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Re: SPF I-D for review: draft-schlitt-spf-classic-00.txt

2005-03-03 20:38:43

all of the authentication schemes I've seen suffer from one or both of
these problems:

-  trying to do more than is reasonable for that particular approach

This seems to be a pretty subjective criteria. I suspect that reasonable people can disagree on what might be considered "reasonable" for a particular approach.

yes, there will be some disagreement, but the opinions will often cluster in one general area, and you can get rough consensus on them. this does require engineering judgment. it's not as if, for instance, there are objective criteria for how many DNS lookups are too many to use to validate an email address, but you'll get general agreement among most knowledgeable folks that there's a limit to how many lookups is reasonable, and those opinions will cluster around some compromise number.

-  trying to retroactively change how the mail protocol is used, or to
restrict future use of the mail protocol such that valid use cases
will no longer work

Well, current SMTP specifications allow for anyone to use any domain in either the rfc2821 identities, or any place in rfc2822. All authentication schemes intend to change that.

it's tempting to respond that all of these authentication schemes are therefore "broken". but that's so simple a statement that it's likely to be taken the wrong way.

part of the problem is that none of the existing fields in either SMTP or [2]822 are intended to hold an authenticated ID of the originator, with the possible exception of Sender, even that one isn't well defined enough (or consistently implemented enough) to use. and for every one of those fields there are numerous valid use cases for that field not being an authenticated ID for the originator, even though you might want to authenticate the message. we simply don't have a field for that purpose defined at present. various authentication schemes try to work around that by constraining or overloading existing fields. the goal in doing so is to ease deployment, but what it actually does is limit the scheme's applicability.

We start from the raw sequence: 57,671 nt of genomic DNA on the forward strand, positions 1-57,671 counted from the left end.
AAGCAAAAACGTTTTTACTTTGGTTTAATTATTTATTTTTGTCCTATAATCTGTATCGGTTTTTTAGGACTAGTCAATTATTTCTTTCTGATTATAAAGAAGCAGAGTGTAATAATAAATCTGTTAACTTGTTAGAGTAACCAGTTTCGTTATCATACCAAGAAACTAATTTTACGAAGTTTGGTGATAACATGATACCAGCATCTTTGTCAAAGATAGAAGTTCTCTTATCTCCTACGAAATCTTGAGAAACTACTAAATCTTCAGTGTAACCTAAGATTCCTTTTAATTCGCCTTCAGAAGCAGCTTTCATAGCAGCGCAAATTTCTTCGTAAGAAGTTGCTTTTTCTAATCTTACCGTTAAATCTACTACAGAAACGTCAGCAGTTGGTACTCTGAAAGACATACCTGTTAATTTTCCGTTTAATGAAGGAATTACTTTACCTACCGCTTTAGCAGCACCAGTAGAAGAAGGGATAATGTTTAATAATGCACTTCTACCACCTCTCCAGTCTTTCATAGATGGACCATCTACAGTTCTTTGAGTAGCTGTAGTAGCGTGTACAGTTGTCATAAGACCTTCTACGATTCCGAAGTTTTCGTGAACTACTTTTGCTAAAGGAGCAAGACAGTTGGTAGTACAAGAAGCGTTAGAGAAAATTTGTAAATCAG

there are also subtle but important differences between authenticating the return-path value as the originator and assuring an MTA or recipient that the originator had permission to use that return-path value. we don't want to do the former, we do want to do the latter.

similarly there are subtle but important differences between authenticating the From address as the originator of a message and assuring a recipient that the originator was acting on behalf of the address(es) named in the From field. we need to support both.

it's also important that the architecture _not_ constrain originators to send their mail via a particular submission service. it's okay if this is one way that mail can get authenticated, not okay if this is the only way that mail can get authenticated.

it's essential to get these details right.

what we really need is a framework that allows multiple schemes to
coexist and work constructively together.  but that can't happen as
long as the schemes try to change the mail protocol in incompatible

Many of the email authentication schemes that I know of can co-exist
and even work very well together.  I'm not sure that this is the
appropriate forum to discuss which ones can and can't, and why.

I think that with slight modifications most of the schemes that have been proposed can co-exist and work well together, and that the schemes together will be much more useful than any of the schemes alone.

And if this isn't the appropriate forum to discuss the individual schemes, it probably is the appropriate forum to discuss a framework that would let the schemes coexist with each other and with Internet mail as it's actually used.


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